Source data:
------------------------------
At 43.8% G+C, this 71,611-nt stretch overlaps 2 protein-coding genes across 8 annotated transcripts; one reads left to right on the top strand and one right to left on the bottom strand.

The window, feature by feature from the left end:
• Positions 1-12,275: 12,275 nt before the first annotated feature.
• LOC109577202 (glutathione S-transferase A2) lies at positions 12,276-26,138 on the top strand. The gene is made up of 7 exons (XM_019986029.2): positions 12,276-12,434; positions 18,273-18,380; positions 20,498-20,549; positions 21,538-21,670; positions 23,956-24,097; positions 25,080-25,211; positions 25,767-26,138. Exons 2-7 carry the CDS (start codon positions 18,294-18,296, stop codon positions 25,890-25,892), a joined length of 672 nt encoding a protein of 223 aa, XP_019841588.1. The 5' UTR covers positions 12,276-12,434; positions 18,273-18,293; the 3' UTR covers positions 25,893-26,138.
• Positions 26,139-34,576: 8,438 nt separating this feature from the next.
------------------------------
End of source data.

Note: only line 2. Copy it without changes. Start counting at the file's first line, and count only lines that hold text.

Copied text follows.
The window, feature by feature from the left end: